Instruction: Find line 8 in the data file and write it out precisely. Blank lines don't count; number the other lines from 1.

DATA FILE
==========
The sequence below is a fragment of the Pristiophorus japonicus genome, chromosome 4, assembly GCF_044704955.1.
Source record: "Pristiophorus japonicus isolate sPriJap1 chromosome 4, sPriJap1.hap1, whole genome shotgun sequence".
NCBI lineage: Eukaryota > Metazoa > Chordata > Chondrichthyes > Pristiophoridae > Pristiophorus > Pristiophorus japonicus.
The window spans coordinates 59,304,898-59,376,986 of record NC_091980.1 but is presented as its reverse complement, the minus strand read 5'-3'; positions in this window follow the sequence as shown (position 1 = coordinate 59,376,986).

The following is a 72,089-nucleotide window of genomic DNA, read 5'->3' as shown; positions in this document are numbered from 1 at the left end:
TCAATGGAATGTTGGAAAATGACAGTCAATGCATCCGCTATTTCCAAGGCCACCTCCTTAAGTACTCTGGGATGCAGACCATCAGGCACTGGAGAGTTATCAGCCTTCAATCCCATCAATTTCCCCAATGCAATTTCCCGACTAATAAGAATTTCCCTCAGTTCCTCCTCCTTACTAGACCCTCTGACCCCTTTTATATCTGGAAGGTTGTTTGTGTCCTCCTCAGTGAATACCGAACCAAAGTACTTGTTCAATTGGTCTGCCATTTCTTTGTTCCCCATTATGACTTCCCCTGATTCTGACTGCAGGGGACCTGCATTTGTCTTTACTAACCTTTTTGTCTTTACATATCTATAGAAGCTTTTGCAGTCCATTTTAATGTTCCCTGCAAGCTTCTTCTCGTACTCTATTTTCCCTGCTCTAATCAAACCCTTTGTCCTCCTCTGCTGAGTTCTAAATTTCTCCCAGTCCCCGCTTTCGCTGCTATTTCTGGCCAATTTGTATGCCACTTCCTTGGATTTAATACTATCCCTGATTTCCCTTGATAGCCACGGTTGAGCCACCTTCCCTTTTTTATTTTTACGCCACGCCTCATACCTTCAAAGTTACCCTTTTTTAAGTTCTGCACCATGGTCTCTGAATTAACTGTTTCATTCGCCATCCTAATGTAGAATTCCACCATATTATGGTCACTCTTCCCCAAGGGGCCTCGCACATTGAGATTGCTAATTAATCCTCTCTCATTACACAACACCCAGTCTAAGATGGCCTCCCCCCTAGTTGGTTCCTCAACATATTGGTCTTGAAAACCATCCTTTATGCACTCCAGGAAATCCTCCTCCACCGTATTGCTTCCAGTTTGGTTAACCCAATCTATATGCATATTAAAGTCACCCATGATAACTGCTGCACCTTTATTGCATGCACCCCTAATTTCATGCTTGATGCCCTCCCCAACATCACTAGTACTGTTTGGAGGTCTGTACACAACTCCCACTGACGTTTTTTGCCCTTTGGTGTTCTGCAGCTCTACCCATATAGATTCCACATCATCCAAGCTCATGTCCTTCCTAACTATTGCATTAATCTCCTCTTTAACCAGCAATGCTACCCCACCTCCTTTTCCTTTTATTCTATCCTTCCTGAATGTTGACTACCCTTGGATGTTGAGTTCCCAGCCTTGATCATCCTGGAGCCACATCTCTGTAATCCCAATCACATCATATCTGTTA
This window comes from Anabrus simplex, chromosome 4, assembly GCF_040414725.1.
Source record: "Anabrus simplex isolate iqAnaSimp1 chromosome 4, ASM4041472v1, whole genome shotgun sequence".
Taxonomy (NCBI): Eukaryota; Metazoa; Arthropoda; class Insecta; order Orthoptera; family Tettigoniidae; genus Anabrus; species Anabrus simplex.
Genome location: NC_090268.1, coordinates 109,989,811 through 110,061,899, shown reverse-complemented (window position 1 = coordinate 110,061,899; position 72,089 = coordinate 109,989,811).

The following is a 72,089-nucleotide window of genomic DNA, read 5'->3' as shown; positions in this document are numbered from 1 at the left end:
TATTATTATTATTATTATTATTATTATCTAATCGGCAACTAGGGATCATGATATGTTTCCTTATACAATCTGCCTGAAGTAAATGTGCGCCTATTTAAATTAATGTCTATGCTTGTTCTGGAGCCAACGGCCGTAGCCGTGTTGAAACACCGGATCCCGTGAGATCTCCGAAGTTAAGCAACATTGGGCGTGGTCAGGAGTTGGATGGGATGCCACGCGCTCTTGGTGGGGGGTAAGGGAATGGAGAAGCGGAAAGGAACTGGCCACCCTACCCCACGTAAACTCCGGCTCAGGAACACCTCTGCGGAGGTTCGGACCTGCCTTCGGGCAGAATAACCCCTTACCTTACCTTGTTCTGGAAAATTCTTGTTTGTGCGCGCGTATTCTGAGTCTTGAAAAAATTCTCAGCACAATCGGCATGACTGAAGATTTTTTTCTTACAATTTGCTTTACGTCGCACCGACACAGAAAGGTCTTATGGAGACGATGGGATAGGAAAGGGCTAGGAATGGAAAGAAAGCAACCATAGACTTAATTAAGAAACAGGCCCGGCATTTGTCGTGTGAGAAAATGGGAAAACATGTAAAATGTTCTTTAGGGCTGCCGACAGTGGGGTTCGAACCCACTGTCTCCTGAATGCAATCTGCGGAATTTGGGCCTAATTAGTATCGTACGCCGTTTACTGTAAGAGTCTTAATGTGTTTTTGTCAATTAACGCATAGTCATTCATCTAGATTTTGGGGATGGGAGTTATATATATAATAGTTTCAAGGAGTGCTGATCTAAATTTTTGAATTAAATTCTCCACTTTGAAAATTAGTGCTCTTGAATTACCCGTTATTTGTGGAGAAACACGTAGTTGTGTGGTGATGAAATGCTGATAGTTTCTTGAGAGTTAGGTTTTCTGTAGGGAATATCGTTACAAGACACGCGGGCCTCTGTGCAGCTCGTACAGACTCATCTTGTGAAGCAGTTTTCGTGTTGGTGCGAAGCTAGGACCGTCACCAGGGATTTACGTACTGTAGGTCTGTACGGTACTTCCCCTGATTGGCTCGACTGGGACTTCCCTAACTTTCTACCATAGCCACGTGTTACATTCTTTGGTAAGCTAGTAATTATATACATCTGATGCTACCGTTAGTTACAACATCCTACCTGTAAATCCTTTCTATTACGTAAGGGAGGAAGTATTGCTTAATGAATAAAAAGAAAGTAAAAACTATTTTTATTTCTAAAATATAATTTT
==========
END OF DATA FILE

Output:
Source record: "Anabrus simplex isolate iqAnaSimp1 chromosome 4, ASM4041472v1, whole genome shotgun sequence".